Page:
Kid Stuff in Santa Rosa
Unexpected family fun in wine country.
Set 55 miles north of San Francisco, Santa Rosa is the largest city within Sonoma County, best known for its more than 200 wineries. But if you think this is just an area to pass through on the way to the “real” Sonoma, think again. In such a grown-up setting, the city has a real family-friendly side, with access to nearly 60 nearby parks, several museums, and a planetarium.
This 400-acre wildlife reserve is about a 90-minute drive from San Francisco, and seeks to replicate an African Safari-style experience in the "Sonoma Serengeti." Unlike a traditional zoo, Safari West is a natural habitat that allows visitors to take a two-to-three–hour tour over rugged terrain to see more than 500 animals, including giraffes, buffalo, lemurs, and zebras. Open and close-top aviaries also house hundreds of exotic birds from Africa, New Guinea, and South America. Lodging is available in heated, fully furnished tents, and the Savannah Café serves fire-pit cooked meals.
Charles M. Schulz Museum
Dedicated to the creator of Charlie Brown and Snoopy, the exhibits can be a bit scholarly, but the Kite-Eating Tree and the ice-skating rink aren’t.adults $8, kids $5
Don Taylor's Omelette Express
Open since 1977 and located in Santa Rosa’s Railroad Square, this breakfast and lunch spot is known for its generous portions. The menu has over twenty omelets, each served with home fries and sourdough toast, with the option to create your own omelet as well. Other breakfast dishes and lunch items, including hamburgers, sandwiches, and salads, are also available. The dining room, which is decorated with mismatched wooden chairs, a large train mural, and classic car grills, is limited in size, but service is quick, minimizing table wait times.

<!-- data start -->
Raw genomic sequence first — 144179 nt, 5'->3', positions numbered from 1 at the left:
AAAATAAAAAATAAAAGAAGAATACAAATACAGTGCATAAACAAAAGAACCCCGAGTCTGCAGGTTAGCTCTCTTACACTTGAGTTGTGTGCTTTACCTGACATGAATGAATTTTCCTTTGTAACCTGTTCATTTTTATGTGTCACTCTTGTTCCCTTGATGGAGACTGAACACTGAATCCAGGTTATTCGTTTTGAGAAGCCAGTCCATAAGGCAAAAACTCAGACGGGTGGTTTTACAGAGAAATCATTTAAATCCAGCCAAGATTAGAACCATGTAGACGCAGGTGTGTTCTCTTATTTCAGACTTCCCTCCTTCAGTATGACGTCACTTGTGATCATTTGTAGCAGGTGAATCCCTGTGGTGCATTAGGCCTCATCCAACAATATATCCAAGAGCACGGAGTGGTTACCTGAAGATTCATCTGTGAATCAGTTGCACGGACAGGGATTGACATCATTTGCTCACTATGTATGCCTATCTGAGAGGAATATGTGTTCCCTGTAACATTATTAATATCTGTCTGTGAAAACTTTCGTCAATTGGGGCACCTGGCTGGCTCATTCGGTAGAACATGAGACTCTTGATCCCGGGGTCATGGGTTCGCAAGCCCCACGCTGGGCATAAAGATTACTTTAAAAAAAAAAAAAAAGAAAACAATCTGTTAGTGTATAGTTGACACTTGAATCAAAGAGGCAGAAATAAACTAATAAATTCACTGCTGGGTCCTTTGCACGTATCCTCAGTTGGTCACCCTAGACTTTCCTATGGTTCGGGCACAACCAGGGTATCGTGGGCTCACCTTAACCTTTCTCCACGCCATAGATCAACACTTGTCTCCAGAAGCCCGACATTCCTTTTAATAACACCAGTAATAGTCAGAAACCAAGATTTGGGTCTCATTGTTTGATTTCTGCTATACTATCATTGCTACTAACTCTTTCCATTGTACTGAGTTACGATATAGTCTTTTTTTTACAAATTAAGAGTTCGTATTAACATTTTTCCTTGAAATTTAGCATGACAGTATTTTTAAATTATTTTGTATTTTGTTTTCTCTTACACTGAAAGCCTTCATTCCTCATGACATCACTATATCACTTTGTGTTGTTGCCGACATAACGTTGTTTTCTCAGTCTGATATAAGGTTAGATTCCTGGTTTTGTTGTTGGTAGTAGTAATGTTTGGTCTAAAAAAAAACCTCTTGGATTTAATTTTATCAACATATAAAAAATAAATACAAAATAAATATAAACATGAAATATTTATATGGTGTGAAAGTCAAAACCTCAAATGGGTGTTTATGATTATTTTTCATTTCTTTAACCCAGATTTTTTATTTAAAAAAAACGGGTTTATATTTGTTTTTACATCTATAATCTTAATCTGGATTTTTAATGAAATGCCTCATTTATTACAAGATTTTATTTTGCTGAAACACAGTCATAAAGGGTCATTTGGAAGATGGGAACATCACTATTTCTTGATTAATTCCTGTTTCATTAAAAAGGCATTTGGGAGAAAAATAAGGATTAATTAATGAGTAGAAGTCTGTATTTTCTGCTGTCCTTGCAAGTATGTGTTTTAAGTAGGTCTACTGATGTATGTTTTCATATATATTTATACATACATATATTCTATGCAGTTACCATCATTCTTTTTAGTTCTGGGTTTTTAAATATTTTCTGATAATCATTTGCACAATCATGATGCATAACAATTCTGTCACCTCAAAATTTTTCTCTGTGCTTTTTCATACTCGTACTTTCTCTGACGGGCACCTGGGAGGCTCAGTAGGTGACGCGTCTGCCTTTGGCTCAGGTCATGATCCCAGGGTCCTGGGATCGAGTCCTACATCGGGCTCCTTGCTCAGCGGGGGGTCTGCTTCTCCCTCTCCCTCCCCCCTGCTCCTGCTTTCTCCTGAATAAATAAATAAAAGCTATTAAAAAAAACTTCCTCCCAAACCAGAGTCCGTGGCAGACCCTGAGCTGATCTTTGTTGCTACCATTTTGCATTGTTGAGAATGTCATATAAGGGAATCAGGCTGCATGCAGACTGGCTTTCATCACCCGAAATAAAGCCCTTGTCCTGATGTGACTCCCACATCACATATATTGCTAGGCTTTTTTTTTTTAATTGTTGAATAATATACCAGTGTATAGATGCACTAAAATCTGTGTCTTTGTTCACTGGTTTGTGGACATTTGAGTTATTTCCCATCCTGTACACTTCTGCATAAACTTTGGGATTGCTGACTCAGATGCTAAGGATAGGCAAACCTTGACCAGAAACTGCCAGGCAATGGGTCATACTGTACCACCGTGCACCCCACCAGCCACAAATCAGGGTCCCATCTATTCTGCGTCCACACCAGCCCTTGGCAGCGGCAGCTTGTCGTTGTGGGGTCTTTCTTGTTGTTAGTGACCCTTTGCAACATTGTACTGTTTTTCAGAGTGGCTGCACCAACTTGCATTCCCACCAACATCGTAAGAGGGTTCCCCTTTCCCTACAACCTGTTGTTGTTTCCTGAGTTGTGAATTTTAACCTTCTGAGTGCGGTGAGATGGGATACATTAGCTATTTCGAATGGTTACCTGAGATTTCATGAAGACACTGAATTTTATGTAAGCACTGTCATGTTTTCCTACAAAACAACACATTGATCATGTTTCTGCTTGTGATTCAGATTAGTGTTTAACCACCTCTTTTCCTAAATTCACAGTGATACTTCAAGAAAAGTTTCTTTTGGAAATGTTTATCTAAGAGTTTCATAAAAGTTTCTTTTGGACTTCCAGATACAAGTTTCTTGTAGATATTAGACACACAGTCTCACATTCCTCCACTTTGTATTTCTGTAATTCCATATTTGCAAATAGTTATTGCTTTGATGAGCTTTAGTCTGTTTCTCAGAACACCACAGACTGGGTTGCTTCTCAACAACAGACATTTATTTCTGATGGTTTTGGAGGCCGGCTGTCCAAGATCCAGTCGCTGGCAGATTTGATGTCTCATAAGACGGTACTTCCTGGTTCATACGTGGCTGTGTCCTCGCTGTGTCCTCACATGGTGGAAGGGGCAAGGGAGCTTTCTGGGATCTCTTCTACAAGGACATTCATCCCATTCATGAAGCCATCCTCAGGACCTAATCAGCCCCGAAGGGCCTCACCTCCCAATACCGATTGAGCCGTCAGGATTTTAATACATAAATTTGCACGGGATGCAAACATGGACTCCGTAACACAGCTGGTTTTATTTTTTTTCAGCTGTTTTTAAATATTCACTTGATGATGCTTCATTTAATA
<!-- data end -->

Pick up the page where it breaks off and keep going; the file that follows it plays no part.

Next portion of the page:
Union Hotel Restaurant
While there's a history of Union Hotel restaurants dating back to 1879, this Mission Boulevard location (built in 2006) is housed in a free-standing, ochre-colored stucco structure built to resemble an Italian farmhouse. Inside, the Tuscan colors continue, along with rustic stone accents and dark wood furniture. Tables are arranged family-style for large celebrations in some rooms and spread out in others. The menu boasts a range of brick-oven pizzas, as well as pastas, salads, and antipasti. Most the wine list covers Italian or local Sonoma varietals.
A 1950s hotel with a modern makeover, the Flamingo holds onto some of its old-time glamour: look to the rounded entryway awning and entry sign pole with retro neon lettering. But it offers up-to-date amenities, including an extensive fitness room, spa services, outdoor hot tub, and on-site dining (both indoors and at an outdoor terrace overlooking the pool). Guest rooms are outfitted with dark wooden furniture and neutral-colored walls and linens. The long, low layout of the building gives a feeling of spaciousness to the hotel and lends an air of privacy to all of the rooms.